It was around 5PM on a Thursday. I was in my office, and I looked down at my to do list. Every item was checked off.
I literally had nothing to do.
“This just can’t be right,” I said to myself. “There has to be something for me to do.”
So I walked over to Adolfo’s office, and I chatted with him for a bit. Then I moved next door to Jeroen’s office and I spoke to him.
It was now 5:30PM. I’d burned 30 minutes off the clock. My founder’s guilt was killing me.
I couldn’t just go home, could I?
So I stuck around for another hour waiting for some other people to leave. And then I went home.
Your hours as a startup CEO are going to vary from week to week and month to month.
Fast forward a few months later. We were getting ready for our hard launch the next day. Our new website still wasn’t up yet.
We had to get the site up because I had already done a bunch of interviews that had been embargoed (held for publication at a later date), And I had some more interviews to do the next morning.
It was all hands on deck. It took us until 3AM to get the website up and reasonably functional. But a deadline is a deadline. We did what we needed to do.
Here’s the thing. You don’t want to be the Michelin Man.
The Michelin what, you ask? I ran into this ugly character years earlier when he was my boss.
The Michelin Man earned his nickname because the Michelin Man had this annoying habit of sitting with his arms folded when you talked to him, and that made him look like the Michelin Man.
One of the Michelin Man’s other annoying habits was he liked to walk the hallways late in the day with a little notebook. He was looking to see who was in the office, and who had left the office.
In our Friday staff meetings, the Michelin Man would let us know about certain people in our organization that were “leaving early” in his opinion.
Some of the people that the Michelin Man singled out were the most productive employees I had. It was silly and stupid, but I had to ask employees that were doing a great job to stick around the office.
The singled out employees were rightfully pissed.
You have a choice as a CEO: Do you want to be a clock watcher or a results watcher?
It was around lunchtime on Friday afternoon before a long three day weekend. We had just completed a major product launch the week before.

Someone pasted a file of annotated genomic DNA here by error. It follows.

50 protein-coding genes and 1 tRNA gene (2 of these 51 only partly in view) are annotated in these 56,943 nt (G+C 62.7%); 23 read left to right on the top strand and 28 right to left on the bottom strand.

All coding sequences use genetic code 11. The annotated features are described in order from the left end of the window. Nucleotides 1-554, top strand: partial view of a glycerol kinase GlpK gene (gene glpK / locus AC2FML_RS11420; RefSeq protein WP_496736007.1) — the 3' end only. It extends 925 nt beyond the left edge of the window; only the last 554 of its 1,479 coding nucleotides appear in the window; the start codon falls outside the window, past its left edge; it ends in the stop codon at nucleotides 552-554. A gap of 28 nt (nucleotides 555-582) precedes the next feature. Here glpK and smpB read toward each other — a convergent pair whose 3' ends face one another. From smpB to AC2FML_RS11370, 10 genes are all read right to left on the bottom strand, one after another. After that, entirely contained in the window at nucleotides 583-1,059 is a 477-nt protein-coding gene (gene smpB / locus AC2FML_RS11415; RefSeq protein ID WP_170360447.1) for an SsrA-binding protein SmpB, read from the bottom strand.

The team was tired. You could feel it.
I walked over to our Controller’s office. I looked at Tina, and I said, “Why don’t you tell everyone they can go home and get a jump on the weekend.”
Tina looked at me and said, “Okay. I’ll let the team know.”
Tina walked around the office letting the team know. Within 30 minutes, most of the team had left. They deserved the break.
Having a bunch of people working late to make you feel good does the company no good.
We had a team of really good, hardworking, experienced people. I didn’t need to watch the clock. I could trust the team.
Plus I was scared of burning the team out. I knew we had a multi year challenge ahead. And this was the team that was going to get us there.
However, they wouldn’t get us there if I pushed too hard all the time.
Running a company is like driving a car. You need to know when to put on the gas, and you need to know when to apply the brakes.
Yeah, I know, you’re running a startup, but a hardworking team needs a break every now and then. If you run your team hard all the time, they will resent you, and they will not be there when you really need them.
So save the inevitable late night and all night grinds for when you need them. Learn to cut your team a little slack every now and then. You might even consider asking your team to go home early every now and then like I did.
Then, when you really need your team to step up, they will have the mental and physical energy to put forth their maximum effort when your company needs it the most.
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